In the Students for Fair Admissions case, lobbyist Edward Blum specifically recruited disgruntled Asian American students to serve as the next Abigail Fisher, in hopes of weaponizing a stereotyped, Model Minority Myth narrative of Asian Americans against other students of colour. Blum’s lawsuit alleging bias at Harvard was ultimately consolidated around the case of a still-unnamed Chinese American woman.
By Guest Contributor: Felix Huang (@Brkn_Yllw_Lns)
When the matter comes under contest, affirmative action’s Asian American advocates readily point to disparities in higher education access for particular Asian Americans, Native Hawaiians, and Pacific Islanders. According to a 2015 report on AANHPI higher education in California:
- Filipinx, Thai, Laotian, Native Hawaiian, and Pacific Islander students are admitted into the University of California (UC) system at rates significantly lower than the general admit rate.
- Filipinxs, Native Hawaiians, Samoans, Guamanians/Chamorros, and Fijians are, relative to their overall population, underrepresented in the UC system.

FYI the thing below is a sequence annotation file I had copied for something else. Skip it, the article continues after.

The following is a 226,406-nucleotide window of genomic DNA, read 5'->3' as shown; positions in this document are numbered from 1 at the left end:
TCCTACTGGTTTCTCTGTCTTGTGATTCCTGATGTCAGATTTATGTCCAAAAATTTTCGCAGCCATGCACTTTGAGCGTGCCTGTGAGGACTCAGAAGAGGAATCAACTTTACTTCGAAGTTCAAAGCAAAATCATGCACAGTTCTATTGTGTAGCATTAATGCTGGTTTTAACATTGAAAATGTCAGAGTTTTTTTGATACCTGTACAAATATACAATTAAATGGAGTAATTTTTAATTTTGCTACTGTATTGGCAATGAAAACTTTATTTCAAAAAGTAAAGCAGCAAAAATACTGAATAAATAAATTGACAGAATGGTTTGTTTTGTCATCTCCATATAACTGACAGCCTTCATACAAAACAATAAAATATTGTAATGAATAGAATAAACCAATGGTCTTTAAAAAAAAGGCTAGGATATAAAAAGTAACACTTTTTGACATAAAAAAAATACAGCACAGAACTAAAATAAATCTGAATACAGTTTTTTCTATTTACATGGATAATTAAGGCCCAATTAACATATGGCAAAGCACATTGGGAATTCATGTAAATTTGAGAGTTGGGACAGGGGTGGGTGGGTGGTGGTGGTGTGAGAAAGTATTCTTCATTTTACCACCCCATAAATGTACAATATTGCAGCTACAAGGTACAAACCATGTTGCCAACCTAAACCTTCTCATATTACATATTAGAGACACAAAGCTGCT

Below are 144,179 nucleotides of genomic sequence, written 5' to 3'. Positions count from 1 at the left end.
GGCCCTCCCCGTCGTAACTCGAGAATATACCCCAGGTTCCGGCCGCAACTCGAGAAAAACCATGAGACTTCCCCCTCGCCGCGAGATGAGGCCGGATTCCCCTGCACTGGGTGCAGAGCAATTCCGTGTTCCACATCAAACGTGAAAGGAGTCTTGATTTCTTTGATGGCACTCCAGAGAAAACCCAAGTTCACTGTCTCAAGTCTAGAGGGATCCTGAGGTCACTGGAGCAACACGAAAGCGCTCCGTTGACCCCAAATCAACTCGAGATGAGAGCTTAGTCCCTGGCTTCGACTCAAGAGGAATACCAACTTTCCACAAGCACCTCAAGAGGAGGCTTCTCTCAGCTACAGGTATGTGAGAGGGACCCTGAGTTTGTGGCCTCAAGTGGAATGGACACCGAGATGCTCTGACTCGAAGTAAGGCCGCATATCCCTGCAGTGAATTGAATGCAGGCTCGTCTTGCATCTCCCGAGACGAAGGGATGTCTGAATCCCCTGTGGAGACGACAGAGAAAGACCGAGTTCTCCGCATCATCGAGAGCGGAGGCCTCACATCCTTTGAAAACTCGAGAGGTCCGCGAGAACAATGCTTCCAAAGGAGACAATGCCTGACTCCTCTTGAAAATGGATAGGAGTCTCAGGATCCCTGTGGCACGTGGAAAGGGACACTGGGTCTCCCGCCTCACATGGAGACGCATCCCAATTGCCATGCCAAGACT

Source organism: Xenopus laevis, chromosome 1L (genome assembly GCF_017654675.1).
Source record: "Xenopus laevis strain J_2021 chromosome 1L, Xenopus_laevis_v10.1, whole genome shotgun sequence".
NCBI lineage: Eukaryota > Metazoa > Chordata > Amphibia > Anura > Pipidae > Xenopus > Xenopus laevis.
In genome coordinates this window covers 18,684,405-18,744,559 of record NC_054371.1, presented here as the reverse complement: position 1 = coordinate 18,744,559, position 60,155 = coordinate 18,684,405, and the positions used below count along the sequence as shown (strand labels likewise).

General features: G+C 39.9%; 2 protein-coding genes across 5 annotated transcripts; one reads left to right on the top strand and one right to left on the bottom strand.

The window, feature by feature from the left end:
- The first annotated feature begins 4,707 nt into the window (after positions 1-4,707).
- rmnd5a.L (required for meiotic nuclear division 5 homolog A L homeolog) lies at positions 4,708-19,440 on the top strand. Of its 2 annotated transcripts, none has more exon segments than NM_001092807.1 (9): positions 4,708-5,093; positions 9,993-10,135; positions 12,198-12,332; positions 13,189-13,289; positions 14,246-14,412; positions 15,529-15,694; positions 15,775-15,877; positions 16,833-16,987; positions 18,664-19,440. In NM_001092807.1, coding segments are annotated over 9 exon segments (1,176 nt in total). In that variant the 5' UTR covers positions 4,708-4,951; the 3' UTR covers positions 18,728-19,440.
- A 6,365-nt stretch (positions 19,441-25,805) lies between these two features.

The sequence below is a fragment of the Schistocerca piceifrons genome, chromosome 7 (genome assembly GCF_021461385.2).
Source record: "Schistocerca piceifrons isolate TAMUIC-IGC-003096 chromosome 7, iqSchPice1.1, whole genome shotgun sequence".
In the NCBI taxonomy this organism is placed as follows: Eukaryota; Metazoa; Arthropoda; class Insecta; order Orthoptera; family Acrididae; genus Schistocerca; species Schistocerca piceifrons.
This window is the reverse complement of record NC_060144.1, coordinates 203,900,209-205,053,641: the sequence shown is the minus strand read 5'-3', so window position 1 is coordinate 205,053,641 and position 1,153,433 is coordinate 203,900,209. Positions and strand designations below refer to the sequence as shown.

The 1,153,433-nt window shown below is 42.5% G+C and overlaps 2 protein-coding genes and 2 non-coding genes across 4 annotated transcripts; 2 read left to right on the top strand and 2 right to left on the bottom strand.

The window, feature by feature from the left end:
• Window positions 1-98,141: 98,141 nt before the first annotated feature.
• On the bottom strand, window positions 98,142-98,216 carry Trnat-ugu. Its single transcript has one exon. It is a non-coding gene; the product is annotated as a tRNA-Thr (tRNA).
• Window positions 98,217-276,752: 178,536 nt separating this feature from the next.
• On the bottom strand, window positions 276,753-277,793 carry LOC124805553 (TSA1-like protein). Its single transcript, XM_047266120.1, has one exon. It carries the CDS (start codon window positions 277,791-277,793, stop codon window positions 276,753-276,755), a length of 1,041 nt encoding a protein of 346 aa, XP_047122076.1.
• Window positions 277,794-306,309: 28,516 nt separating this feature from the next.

- Vietnamese, Cambodian, Hmong, Guamanian/Chamorro, Samoan, and Laotian adult individuals (25 years and older) possess bachelor degrees (or higher) at rates lower than the overall state average of 31%.
The importance of noting these disparities cannot be overstated. However, to one particular Asian American audience, this may be thoroughly unconvincing. Persuasive as they might be to a broader audience, the typical pro-affirmative action argument from AANHPI advocacy groups fails to persuade some Asian Americans who oppose affirmative action because they leave an elephant in the room unaddressed.